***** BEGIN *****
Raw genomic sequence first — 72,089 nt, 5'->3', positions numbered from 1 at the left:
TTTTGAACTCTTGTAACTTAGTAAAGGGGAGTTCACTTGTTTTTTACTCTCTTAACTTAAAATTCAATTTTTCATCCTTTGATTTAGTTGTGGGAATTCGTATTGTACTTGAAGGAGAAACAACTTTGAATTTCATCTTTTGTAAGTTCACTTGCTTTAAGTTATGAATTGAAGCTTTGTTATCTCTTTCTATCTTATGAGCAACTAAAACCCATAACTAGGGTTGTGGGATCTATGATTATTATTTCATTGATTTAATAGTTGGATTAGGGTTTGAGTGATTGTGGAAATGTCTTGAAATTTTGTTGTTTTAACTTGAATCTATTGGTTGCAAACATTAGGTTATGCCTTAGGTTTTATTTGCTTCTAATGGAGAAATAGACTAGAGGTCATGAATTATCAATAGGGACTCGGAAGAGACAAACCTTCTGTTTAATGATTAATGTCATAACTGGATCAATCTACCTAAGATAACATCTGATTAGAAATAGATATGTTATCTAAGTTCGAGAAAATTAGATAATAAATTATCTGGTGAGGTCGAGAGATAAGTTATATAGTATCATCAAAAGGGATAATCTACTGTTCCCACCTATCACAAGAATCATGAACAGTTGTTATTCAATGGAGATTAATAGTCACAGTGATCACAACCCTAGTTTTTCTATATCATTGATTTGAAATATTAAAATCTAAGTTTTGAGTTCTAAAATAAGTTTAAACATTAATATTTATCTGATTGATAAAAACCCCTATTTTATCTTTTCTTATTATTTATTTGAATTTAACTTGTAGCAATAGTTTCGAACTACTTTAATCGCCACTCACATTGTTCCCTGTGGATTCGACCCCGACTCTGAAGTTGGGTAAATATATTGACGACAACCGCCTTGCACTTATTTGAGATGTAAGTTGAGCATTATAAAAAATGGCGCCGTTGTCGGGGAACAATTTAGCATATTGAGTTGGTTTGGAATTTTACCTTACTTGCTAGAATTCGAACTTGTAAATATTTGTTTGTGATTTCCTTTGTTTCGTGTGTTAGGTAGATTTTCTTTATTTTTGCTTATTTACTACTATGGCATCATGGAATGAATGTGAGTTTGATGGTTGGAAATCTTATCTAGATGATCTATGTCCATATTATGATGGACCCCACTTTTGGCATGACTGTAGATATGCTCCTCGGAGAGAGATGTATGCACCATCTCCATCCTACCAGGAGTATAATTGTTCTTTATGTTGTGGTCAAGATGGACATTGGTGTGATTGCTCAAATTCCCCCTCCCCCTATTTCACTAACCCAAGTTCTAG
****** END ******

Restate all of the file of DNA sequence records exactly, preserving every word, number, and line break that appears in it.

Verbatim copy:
Raw genomic sequence first — 72,089 nt, 5'->3', positions numbered from 1 at the left:
TTTTGAACTCTTGTAACTTAGTAAAGGGGAGTTCACTTGTTTTTTACTCTCTTAACTTAAAATTCAATTTTTCATCCTTTGATTTAGTTGTGGGAATTCGTATTGTACTTGAAGGAGAAACAACTTTGAATTTCATCTTTTGTAAGTTCACTTGCTTTAAGTTATGAATTGAAGCTTTGTTATCTCTTTCTATCTTATGAGCAACTAAAACCCATAACTAGGGTTGTGGGATCTATGATTATTATTTCATTGATTTAATAGTTGGATTAGGGTTTGAGTGATTGTGGAAATGTCTTGAAATTTTGTTGTTTTAACTTGAATCTATTGGTTGCAAACATTAGGTTATGCCTTAGGTTTTATTTGCTTCTAATGGAGAAATAGACTAGAGGTCATGAATTATCAATAGGGACTCGGAAGAGACAAACCTTCTGTTTAATGATTAATGTCATAACTGGATCAATCTACCTAAGATAACATCTGATTAGAAATAGATATGTTATCTAAGTTCGAGAAAATTAGATAATAAATTATCTGGTGAGGTCGAGAGATAAGTTATATAGTATCATCAAAAGGGATAATCTACTGTTCCCACCTATCACAAGAATCATGAACAGTTGTTATTCAATGGAGATTAATAGTCACAGTGATCACAACCCTAGTTTTTCTATATCATTGATTTGAAATATTAAAATCTAAGTTTTGAGTTCTAAAATAAGTTTAAACATTAATATTTATCTGATTGATAAAAACCCCTATTTTATCTTTTCTTATTATTTATTTGAATTTAACTTGTAGCAATAGTTTCGAACTACTTTAATCGCCACTCACATTGTTCCCTGTGGATTCGACCCCGACTCTGAAGTTGGGTAAATATATTGACGACAACCGCCTTGCACTTATTTGAGATGTAAGTTGAGCATTATAAAAAATGGCGCCGTTGTCGGGGAACAATTTAGCATATTGAGTTGGTTTGGAATTTTACCTTACTTGCTAGAATTCGAACTTGTAAATATTTGTTTGTGATTTCCTTTGTTTCGTGTGTTAGGTAGATTTTCTTTATTTTTGCTTATTTACTACTATGGCATCATGGAATGAATGTGAGTTTGATGGTTGGAAATCTTATCTAGATGATCTATGTCCATATTATGATGGACCCCACTTTTGGCATGACTGTAGATATGCTCCTCGGAGAGAGATGTATGCACCATCTCCATCCTACCAGGAGTATAATTGTTCTTTATGTTGTGGTCAAGATGGACATTGGTGTGATTGCTCAAATTCCCCCTCCCCCTATTTCACTAACCCAAGTTCTAG